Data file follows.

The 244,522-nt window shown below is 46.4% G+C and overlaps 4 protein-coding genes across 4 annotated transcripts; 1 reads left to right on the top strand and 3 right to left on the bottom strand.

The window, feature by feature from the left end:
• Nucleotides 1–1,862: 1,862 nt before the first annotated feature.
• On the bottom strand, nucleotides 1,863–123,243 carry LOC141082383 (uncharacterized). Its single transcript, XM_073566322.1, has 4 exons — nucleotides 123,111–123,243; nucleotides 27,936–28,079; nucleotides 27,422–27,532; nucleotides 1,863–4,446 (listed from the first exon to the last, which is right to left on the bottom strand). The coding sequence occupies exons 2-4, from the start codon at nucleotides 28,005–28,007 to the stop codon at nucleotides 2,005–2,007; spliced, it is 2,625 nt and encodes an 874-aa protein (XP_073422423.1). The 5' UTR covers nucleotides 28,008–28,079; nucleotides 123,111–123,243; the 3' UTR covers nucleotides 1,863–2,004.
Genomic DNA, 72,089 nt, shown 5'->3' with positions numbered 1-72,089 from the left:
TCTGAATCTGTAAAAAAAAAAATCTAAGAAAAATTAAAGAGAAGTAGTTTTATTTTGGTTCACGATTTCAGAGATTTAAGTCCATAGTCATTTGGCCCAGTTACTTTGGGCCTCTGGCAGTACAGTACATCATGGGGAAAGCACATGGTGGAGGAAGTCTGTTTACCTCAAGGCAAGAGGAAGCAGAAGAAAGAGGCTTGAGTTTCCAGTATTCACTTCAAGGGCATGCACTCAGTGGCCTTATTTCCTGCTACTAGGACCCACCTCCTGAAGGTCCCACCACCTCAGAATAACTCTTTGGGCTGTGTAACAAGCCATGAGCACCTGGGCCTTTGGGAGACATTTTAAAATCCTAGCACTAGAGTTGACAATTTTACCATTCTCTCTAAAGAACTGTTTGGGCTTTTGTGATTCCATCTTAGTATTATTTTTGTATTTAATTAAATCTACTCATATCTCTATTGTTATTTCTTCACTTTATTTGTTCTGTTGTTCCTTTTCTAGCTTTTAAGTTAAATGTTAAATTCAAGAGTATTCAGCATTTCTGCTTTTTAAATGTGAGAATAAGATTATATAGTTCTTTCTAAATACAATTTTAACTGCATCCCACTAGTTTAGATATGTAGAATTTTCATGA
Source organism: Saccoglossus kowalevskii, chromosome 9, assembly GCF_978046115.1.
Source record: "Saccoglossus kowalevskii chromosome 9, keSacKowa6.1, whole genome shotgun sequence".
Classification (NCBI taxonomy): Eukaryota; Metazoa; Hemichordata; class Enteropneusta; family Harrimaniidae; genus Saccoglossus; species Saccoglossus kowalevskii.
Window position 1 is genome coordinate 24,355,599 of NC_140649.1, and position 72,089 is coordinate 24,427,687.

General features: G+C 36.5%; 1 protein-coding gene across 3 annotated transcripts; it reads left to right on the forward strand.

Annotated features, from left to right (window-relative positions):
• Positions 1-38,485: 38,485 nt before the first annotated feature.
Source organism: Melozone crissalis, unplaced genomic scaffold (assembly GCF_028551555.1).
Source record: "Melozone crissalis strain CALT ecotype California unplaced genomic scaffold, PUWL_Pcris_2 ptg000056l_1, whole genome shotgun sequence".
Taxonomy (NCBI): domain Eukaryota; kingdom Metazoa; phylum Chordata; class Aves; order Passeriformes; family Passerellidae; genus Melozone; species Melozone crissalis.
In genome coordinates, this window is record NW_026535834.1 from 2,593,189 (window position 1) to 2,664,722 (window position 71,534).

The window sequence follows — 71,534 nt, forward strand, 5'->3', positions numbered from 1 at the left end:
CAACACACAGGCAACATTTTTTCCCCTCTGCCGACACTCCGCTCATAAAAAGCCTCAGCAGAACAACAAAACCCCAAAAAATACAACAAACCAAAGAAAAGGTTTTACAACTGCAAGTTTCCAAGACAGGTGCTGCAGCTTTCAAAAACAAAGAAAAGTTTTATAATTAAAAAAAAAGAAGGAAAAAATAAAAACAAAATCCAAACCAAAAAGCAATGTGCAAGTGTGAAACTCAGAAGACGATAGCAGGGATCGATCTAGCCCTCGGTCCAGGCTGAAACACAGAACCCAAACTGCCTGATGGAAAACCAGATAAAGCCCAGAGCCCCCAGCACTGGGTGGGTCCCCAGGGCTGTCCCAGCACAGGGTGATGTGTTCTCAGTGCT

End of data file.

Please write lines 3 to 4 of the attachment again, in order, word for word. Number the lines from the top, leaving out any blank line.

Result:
• Nucleotides 1–1,862: 1,862 nt before the first annotated feature.
• On the bottom strand, nucleotides 1,863–123,243 carry LOC141082383 (uncharacterized). Its single transcript, XM_073566322.1, has 4 exons — nucleotides 123,111–123,243; nucleotides 27,936–28,079; nucleotides 27,422–27,532; nucleotides 1,863–4,446 (listed from the first exon to the last, which is right to left on the bottom strand). The coding sequence occupies exons 2-4, from the start codon at nucleotides 28,005–28,007 to the stop codon at nucleotides 2,005–2,007; spliced, it is 2,625 nt and encodes an 874-aa protein (XP_073422423.1). The 5' UTR covers nucleotides 28,008–28,079; nucleotides 123,111–123,243; the 3' UTR covers nucleotides 1,863–2,004.